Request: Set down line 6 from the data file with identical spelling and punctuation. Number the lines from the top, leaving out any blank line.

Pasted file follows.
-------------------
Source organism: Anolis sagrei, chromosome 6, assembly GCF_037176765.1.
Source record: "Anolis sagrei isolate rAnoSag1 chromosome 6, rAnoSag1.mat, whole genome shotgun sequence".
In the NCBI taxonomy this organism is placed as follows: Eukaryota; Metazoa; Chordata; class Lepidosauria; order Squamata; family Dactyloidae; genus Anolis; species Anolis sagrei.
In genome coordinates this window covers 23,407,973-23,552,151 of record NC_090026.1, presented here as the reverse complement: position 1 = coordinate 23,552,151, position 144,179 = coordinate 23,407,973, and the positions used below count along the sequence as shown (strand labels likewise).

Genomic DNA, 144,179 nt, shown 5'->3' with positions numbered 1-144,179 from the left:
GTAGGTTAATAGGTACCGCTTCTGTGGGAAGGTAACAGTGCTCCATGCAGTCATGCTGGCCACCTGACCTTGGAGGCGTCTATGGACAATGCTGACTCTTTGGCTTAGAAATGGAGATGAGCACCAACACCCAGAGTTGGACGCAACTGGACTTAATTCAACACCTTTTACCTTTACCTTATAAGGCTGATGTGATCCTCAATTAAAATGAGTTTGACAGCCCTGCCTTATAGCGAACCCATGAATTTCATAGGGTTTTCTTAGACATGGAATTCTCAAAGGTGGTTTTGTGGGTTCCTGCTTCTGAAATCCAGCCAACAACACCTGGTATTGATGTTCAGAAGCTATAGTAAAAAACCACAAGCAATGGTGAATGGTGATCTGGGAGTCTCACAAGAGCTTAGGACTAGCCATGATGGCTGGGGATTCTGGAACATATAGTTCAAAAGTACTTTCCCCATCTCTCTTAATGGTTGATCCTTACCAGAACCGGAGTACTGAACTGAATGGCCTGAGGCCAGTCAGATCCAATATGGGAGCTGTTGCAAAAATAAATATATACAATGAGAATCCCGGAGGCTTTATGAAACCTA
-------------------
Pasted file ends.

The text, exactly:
GTAGGTTAATAGGTACCGCTTCTGTGGGAAGGTAACAGTGCTCCATGCAGTCATGCTGGCCACCTGACCTTGGAGGCGTCTATGGACAATGCTGACTCTTTGGCTTAGAAATGGAGATGAGCACCAACACCCAGAGTTGGACGCAACTGGACTTAATTCAACACCTTTTACCTTTACCTTATAAGGCTGATGTGATCCTCAATTAAAATGAGTTTGACAGCCCTGCCTTATAGCGAACCCATGAATTTCATAGGGTTTTCTTAGACATGGAATTCTCAAAGGTGGTTTTGTGGGTTCCTGCTTCTGAAATCCAGCCAACAACACCTGGTATTGATGTTCAGAAGCTATAGTAAAAAACCACAAGCAATGGTGAATGGTGATCTGGGAGTCTCACAAGAGCTTAGGACTAGCCATGATGGCTGGGGATTCTGGAACATATAGTTCAAAAGTACTTTCCCCATCTCTCTTAATGGTTGATCCTTACCAGAACCGGAGTACTGAACTGAATGGCCTGAGGCCAGTCAGATCCAATATGGGAGCTGTTGCAAAAATAAATATATACAATGAGAATCCCGGAGGCTTTATGAAACCTA